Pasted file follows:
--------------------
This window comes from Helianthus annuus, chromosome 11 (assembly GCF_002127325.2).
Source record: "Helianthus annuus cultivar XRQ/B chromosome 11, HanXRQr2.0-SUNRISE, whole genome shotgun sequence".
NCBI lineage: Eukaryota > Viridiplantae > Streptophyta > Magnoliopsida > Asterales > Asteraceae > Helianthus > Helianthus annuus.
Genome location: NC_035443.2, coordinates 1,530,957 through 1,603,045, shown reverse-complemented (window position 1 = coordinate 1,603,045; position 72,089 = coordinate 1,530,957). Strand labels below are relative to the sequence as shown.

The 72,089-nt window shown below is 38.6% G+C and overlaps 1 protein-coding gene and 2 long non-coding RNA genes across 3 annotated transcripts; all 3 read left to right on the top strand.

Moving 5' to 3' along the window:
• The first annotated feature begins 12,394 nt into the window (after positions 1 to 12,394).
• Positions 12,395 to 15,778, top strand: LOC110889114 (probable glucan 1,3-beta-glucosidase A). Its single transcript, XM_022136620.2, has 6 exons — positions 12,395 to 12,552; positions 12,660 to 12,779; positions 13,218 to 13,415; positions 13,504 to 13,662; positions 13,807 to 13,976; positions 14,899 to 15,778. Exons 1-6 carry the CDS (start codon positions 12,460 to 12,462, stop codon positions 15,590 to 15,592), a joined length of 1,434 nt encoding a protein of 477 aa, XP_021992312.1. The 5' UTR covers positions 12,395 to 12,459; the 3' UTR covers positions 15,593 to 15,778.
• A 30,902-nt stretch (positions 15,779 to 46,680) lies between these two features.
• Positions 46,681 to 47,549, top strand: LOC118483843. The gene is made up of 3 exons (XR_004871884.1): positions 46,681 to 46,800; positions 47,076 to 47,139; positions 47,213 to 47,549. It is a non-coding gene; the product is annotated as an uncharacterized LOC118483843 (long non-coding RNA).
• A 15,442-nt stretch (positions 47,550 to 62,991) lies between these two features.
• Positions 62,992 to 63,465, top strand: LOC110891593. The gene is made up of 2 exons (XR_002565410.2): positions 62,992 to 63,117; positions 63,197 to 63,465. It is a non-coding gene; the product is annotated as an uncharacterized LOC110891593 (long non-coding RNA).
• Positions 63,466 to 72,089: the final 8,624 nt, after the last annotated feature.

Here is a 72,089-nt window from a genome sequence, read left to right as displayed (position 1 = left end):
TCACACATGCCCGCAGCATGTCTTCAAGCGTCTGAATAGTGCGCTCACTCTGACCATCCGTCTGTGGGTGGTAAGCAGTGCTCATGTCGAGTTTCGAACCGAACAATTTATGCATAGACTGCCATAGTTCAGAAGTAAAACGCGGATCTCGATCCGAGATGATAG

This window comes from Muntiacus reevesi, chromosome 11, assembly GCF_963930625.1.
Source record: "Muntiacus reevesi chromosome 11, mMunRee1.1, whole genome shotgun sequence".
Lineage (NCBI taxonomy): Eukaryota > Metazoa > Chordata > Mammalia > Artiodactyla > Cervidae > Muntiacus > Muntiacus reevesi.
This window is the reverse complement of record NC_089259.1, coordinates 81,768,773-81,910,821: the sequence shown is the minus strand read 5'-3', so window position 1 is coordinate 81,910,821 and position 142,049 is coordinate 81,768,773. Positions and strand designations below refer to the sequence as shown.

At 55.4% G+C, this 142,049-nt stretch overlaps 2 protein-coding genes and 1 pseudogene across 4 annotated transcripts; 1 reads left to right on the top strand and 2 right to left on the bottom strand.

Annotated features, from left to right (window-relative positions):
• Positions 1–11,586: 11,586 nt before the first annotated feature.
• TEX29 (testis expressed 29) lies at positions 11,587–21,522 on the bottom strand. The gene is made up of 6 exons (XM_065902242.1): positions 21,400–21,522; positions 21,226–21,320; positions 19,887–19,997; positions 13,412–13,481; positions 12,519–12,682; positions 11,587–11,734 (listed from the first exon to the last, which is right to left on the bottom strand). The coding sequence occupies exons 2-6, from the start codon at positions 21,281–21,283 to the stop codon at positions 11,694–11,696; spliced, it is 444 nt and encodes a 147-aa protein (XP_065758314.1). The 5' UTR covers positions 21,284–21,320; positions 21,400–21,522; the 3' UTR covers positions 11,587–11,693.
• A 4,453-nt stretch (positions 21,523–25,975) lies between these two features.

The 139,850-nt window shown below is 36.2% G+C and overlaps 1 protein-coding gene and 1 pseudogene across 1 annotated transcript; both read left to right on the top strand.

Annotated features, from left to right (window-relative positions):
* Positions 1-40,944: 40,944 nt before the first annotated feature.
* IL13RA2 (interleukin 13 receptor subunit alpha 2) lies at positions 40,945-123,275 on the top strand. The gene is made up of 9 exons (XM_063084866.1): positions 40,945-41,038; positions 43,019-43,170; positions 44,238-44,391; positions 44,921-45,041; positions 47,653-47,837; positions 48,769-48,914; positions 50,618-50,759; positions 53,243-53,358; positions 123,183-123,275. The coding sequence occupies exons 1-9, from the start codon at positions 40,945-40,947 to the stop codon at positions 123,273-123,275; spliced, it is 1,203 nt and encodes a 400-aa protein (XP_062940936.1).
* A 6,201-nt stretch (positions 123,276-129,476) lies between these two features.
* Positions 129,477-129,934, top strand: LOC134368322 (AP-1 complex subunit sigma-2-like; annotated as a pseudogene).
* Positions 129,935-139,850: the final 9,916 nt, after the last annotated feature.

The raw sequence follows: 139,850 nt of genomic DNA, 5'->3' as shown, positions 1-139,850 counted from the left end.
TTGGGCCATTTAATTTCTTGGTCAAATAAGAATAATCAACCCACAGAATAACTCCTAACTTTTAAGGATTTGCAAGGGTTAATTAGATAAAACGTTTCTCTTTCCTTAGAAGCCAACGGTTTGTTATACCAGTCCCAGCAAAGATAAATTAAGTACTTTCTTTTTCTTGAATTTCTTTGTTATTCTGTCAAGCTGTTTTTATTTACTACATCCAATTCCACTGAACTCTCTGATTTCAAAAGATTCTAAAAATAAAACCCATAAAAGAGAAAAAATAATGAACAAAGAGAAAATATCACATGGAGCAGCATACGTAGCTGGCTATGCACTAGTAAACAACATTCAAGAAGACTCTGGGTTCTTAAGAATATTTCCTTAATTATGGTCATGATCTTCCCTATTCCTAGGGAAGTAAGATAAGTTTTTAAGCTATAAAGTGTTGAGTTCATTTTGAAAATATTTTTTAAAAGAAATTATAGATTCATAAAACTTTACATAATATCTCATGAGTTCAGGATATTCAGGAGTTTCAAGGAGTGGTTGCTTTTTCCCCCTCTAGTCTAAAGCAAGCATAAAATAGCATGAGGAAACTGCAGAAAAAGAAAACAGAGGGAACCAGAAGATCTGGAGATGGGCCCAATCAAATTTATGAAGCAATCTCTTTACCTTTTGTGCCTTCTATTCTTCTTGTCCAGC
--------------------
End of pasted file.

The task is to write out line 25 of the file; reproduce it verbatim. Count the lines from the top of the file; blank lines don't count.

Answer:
The 139,850-nt window shown below is 36.2% G+C and overlaps 1 protein-coding gene and 1 pseudogene across 1 annotated transcript; both read left to right on the top strand.